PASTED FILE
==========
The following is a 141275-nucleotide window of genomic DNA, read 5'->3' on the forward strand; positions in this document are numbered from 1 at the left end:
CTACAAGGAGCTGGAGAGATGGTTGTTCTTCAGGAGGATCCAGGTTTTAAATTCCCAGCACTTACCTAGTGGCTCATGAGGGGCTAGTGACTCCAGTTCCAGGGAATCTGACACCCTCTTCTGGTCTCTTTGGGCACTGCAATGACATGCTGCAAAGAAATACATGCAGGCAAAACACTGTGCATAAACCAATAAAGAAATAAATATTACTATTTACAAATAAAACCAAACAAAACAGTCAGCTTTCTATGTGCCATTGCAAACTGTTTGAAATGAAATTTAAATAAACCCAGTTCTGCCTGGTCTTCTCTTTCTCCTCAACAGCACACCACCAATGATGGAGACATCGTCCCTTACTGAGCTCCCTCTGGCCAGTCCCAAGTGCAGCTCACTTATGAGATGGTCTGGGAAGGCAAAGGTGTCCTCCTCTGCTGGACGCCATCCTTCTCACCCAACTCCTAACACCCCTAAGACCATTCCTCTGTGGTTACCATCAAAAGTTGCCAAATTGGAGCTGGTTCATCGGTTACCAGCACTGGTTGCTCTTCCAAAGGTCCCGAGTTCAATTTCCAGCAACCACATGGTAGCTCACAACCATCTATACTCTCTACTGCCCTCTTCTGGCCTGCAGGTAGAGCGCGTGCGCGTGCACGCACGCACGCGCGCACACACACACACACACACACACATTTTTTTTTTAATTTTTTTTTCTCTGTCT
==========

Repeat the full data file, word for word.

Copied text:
The following is a 141275-nucleotide window of genomic DNA, read 5'->3' on the forward strand; positions in this document are numbered from 1 at the left end:
CTACAAGGAGCTGGAGAGATGGTTGTTCTTCAGGAGGATCCAGGTTTTAAATTCCCAGCACTTACCTAGTGGCTCATGAGGGGCTAGTGACTCCAGTTCCAGGGAATCTGACACCCTCTTCTGGTCTCTTTGGGCACTGCAATGACATGCTGCAAAGAAATACATGCAGGCAAAACACTGTGCATAAACCAATAAAGAAATAAATATTACTATTTACAAATAAAACCAAACAAAACAGTCAGCTTTCTATGTGCCATTGCAAACTGTTTGAAATGAAATTTAAATAAACCCAGTTCTGCCTGGTCTTCTCTTTCTCCTCAACAGCACACCACCAATGATGGAGACATCGTCCCTTACTGAGCTCCCTCTGGCCAGTCCCAAGTGCAGCTCACTTATGAGATGGTCTGGGAAGGCAAAGGTGTCCTCCTCTGCTGGACGCCATCCTTCTCACCCAACTCCTAACACCCCTAAGACCATTCCTCTGTGGTTACCATCAAAAGTTGCCAAATTGGAGCTGGTTCATCGGTTACCAGCACTGGTTGCTCTTCCAAAGGTCCCGAGTTCAATTTCCAGCAACCACATGGTAGCTCACAACCATCTATACTCTCTACTGCCCTCTTCTGGCCTGCAGGTAGAGCGCGTGCGCGTGCACGCACGCACGCGCGCACACACACACACACACACACACATTTTTTTTTTAATTTTTTTTTCTCTGTCT